Here was Jonathan Wilshire, standing in her kitchen and looking fit as a fiddle, ready to take her to some farm in Kansas and turn her into a mama for his children. Where had her mother ever gotten the notion that praying like that would work?

Her heart had slowed down somewhat, and she began to feel outrage and frustration begin to take over. She stepped toward her father and had just begun to open her mouth and voice that anger when, sensing her wrath, he said, “Delphinia, this is Jonathan Wilshire, the gentlemen we have discussed.”

Once again, her palms began pressing down the gathers in her skirt, and, looking directly at her father, she blurted out, “We never
discussed
Mr. Wilshire, Papa. You merely announced you were sending me away with him.”

Delphinia could sense the discomfort she was causing for both men. Feeling she must press any advantage that could be gained, she continued with her tirade. “Papa, I’ve told you over and over that I don’t want to leave you. It’s been only a few months since Mama died, and I don’t want to lose you, too…and my home, Papa. Must I leave my home?” Tears had begun to roll down her cheeks and onto the pale green bodice of her frock. Her father stared at her in disbelief. She had never, in all of her seventeen years, questioned his decisions. Now, here she was, humiliating him in front of a total stranger. Not knowing if it was caused by anger or embarrassment, she watched as his short, thick neck and unshaven face quickly began to turn from deep tan to purplish red, clear to his receding hairline. Given the choices, she was hoping for embarrassment because her papa was not easy to contend with when angry. But as soon as their eyes met, she knew he was not only angry but that he had reached the “boilin’ stage,” as Mama used to call it. Well, so be it. He was sending her away, and she was going to tell him how she felt. After all, she had given God a chance to get things in order, and He had certainly missed the mark!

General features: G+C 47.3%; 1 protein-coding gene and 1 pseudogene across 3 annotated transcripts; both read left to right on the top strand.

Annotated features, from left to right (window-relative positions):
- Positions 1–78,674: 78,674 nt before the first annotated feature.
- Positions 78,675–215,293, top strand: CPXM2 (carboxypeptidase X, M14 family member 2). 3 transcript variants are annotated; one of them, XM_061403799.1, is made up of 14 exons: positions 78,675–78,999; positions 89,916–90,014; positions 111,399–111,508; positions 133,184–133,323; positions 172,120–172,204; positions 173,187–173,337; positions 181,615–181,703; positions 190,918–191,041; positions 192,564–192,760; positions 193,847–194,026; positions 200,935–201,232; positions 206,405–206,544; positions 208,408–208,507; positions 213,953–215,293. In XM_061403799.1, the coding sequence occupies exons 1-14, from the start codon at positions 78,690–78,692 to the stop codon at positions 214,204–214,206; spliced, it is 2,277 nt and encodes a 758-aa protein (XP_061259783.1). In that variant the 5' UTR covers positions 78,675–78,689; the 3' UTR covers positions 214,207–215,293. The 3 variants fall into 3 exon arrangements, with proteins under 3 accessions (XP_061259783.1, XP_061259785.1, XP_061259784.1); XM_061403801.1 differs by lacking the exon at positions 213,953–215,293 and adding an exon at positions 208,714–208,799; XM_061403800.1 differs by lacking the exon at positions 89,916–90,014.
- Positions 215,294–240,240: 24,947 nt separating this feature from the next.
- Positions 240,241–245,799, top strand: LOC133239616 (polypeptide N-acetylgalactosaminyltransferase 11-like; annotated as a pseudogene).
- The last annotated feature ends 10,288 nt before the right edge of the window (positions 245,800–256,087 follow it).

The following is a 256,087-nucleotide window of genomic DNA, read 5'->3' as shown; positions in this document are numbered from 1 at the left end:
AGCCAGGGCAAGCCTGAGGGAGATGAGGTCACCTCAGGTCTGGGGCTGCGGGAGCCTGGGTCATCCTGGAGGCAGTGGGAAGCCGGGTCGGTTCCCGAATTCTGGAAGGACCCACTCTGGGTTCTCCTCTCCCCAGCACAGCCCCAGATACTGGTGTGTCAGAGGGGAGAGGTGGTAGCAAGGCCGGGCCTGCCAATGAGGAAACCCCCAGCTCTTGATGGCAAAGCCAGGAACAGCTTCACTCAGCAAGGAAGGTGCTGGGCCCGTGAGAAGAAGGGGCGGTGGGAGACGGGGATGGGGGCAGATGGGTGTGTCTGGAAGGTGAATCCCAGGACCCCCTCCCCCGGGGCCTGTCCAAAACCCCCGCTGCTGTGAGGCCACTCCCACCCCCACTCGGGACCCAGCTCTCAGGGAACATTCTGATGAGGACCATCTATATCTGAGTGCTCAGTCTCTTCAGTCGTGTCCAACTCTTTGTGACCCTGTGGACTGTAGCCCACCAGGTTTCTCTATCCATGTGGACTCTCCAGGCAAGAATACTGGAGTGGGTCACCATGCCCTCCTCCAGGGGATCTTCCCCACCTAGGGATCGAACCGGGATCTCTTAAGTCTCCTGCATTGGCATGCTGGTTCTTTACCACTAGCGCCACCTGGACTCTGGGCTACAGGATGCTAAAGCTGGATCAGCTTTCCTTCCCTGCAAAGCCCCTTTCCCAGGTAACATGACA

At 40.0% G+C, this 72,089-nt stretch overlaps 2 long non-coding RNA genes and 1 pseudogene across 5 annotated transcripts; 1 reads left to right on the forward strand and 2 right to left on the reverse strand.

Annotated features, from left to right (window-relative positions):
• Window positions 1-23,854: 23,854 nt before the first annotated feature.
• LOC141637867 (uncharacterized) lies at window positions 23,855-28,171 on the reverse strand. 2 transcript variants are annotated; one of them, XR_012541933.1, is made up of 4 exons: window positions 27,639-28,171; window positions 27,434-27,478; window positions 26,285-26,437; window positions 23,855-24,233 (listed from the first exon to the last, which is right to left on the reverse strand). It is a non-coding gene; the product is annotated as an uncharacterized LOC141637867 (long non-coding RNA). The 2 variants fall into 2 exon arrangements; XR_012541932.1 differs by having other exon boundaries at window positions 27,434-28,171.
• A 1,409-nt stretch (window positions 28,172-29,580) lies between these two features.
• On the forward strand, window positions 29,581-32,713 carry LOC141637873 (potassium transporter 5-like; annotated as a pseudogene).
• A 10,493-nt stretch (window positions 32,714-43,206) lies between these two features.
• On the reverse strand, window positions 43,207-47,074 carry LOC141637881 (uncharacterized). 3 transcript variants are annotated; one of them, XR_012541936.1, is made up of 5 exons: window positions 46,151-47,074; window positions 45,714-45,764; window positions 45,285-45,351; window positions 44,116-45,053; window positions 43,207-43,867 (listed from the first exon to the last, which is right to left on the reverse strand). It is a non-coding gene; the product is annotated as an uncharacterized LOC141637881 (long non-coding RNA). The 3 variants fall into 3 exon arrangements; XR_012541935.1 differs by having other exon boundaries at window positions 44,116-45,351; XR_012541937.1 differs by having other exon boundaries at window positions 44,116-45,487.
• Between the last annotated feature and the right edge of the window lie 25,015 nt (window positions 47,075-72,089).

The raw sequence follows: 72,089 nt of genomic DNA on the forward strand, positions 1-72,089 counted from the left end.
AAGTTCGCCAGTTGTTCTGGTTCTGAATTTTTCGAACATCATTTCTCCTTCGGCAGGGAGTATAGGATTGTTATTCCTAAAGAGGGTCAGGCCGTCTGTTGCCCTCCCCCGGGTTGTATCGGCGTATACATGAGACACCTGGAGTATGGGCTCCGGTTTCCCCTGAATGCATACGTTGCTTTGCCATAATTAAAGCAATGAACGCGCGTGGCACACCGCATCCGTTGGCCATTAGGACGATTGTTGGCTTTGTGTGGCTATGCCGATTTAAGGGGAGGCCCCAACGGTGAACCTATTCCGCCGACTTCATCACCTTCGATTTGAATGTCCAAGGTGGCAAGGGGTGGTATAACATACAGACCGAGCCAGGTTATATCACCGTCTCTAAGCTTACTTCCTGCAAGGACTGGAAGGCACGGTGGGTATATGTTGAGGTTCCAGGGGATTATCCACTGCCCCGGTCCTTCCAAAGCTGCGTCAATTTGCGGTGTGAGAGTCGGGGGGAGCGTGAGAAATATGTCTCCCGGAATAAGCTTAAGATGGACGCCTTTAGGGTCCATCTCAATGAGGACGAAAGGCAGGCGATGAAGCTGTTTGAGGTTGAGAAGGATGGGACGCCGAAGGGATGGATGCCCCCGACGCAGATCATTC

“Delphinia,” her father roared, “you will fetch the rest of your possessions immediately and place them in Mr. Wilshire’s wagon. We’ve already loaded the other trunks. I’ll hear no more of this nonsense. You know you’re goin’ along with Mr. Wilshire to look after his children. He’s ready to pull out. Now mind your tongue, girl, and do as you’re told.”

Eyes downcast and knowing that her fate was sealed, she quietly murmured, “Of course, Papa. I’ll only be a minute.”

Walking back to her room, Delphinia allowed herself one last look at the dwelling she had called home for all of her seventeen years. She entered her sparsely furnished bedroom for the last time, grabbed the handle on the side of her trunk, and pulled it into the kitchen.